This was in 2000 and he was promptly married off to a girl by his family who hoped that this would curb his waywardness. However, Magan continued to lead the life of a vagabond and would have gone the violent criminal way as many other Bhil youth of Alirajpur do if he had not met Shankar, the leading activist of Khedut Mazdoor Chetna Sangath, one day. The idea of engaging in activism towards the establishment of a strong independent Bhil identity struck a harmonious chord in Magan's rebellious mind and he became an enthusiastic participant of this movement. This was the time when considerable amount of publication was being undertaken in Bhilali and Hindi on the subject of Bhili culture and so it was decided to set up a stall in Alirajpur to sell these publications. To finance this stall it was made into a combined book store cum tea stall. Magan with his experience in hotel management took charge of the stall and is pictured in this role below.

Not surprisingly Magan was not one to be tied down to this role for a long time and soon the shop was shut down and Magan became a roving activist once again. At about this time the administration in Jhabua took it into its head to institute mass community marriages of Bhil couples to curb the tendency among them to elope and settle down without any formal marriage. The Khedut Mazdoor Chetna Sangath opposed this move on the part of the administration as a blatant attempt to Hinduise the Bhils and obliterate their distinct culture. All such mass marriage events were vigorously opposed and Magan went to jail several times and eventually succeeded in getting the administration to desist from its campaign.
Magan is now a full time activist of the sangathan with broad responsibilities ranging from rights based work to development and also when the need comes intellectual production in the form of articles and poems. He is one prodigal son who has not only returned but has also immersed himself whole heartedly in the Bhils' struggles for a place in the sun and recognition by the mainstream of the positive aspects of their anarcho-environmentalist life and culture.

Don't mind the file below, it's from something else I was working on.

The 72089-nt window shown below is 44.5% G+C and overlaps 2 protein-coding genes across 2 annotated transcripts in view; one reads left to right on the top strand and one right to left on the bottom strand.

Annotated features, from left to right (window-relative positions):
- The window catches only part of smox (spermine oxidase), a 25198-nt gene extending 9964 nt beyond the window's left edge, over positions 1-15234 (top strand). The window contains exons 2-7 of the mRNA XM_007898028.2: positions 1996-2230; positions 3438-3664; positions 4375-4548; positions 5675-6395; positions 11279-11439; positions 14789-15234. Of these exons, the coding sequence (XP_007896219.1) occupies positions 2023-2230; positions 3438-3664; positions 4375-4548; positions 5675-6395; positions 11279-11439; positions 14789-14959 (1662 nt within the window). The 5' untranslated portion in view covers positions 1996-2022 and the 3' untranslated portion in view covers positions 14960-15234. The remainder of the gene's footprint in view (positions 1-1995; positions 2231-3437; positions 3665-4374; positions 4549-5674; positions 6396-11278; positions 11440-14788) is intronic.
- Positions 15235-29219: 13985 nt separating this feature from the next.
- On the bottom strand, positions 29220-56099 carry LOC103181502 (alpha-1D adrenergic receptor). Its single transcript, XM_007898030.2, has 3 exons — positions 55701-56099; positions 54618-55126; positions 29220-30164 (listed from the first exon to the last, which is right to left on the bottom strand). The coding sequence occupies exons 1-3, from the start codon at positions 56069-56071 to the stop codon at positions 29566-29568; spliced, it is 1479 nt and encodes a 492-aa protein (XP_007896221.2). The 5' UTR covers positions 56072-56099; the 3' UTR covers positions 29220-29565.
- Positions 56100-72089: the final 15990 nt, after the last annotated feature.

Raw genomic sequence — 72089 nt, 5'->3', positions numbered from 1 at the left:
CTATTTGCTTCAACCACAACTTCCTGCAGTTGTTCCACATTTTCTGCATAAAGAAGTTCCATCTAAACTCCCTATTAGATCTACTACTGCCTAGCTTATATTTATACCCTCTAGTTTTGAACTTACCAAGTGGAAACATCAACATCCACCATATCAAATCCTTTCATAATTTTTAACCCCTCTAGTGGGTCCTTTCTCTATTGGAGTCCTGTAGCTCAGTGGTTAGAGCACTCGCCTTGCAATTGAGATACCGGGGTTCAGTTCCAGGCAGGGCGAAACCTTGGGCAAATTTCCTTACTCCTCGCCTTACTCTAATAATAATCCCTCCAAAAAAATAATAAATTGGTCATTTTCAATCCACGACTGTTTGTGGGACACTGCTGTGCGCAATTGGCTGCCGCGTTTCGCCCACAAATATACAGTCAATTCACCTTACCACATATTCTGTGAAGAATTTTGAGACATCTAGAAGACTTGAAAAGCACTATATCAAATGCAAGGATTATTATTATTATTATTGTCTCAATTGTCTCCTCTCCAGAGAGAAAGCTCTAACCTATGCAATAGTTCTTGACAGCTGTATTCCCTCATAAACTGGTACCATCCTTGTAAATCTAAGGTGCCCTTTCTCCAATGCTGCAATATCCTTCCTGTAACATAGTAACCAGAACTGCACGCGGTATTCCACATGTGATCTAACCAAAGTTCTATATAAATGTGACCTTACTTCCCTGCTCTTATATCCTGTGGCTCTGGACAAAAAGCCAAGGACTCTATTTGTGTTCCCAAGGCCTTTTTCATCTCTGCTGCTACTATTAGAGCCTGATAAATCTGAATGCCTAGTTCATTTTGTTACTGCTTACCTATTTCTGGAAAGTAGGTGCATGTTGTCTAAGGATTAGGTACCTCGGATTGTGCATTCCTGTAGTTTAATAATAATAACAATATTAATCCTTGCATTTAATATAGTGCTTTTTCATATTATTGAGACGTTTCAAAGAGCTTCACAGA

anish said...

magan's story is very inspiring! thanks for writing this blog rahul.

Rahul Banerjee said...

the khedut mazdoor chetna sangath may be marginal in its impact but its existence ensures that many like magan get some direction in life.

Madhya Pradesh Lok Sangharsh Manch said...

Dear Rahulji,
read about Magan...i am in regular touch with Magan and know him as a firebrand activist of Khedut Mazdoor chetna sangat..but was unaware about the past history u wrote in the is really thrilling and thought provoking....i wish all success in his endevour to fight against injustice and exploition in Alirajpur to ensure tribal rights and dignity......regards...Pramod

Rahul Banerjee said...

Magan is one of the reasons why KMCS is still so young and fiery despite the long grind of over 25 years in the face of heavy odds in its fight for justice.

Devanshi said...

Awesome story!

Priya VK Singh said...

reading this post while watching an inane debate on Times Now ---- how distressing that we see more of Suhel Seth than the likes of this intrepid young man.

Rahul Banerjee said...

the media and especially the electronic media are a macabre farce most of the time and it would do him a disservice if Magan were to feature in these talk shows!

Priya VK Singh said...

It would at least bring his story to middle class India, not all of which is tainted by indifference.

Rahul Banerjee said...

true but exposure to the electronic media is a double edged sword. my experience has been that what you gain in the swings you lose on the roundabouts if you become too enamoured of media publicity. the media should always remain as a support system to mass mobilisation. unfortunately often mass movements and especially their leaders have played to the media gallery rather than stick to hard mass mobilisation and that has been the death knell of many a movement.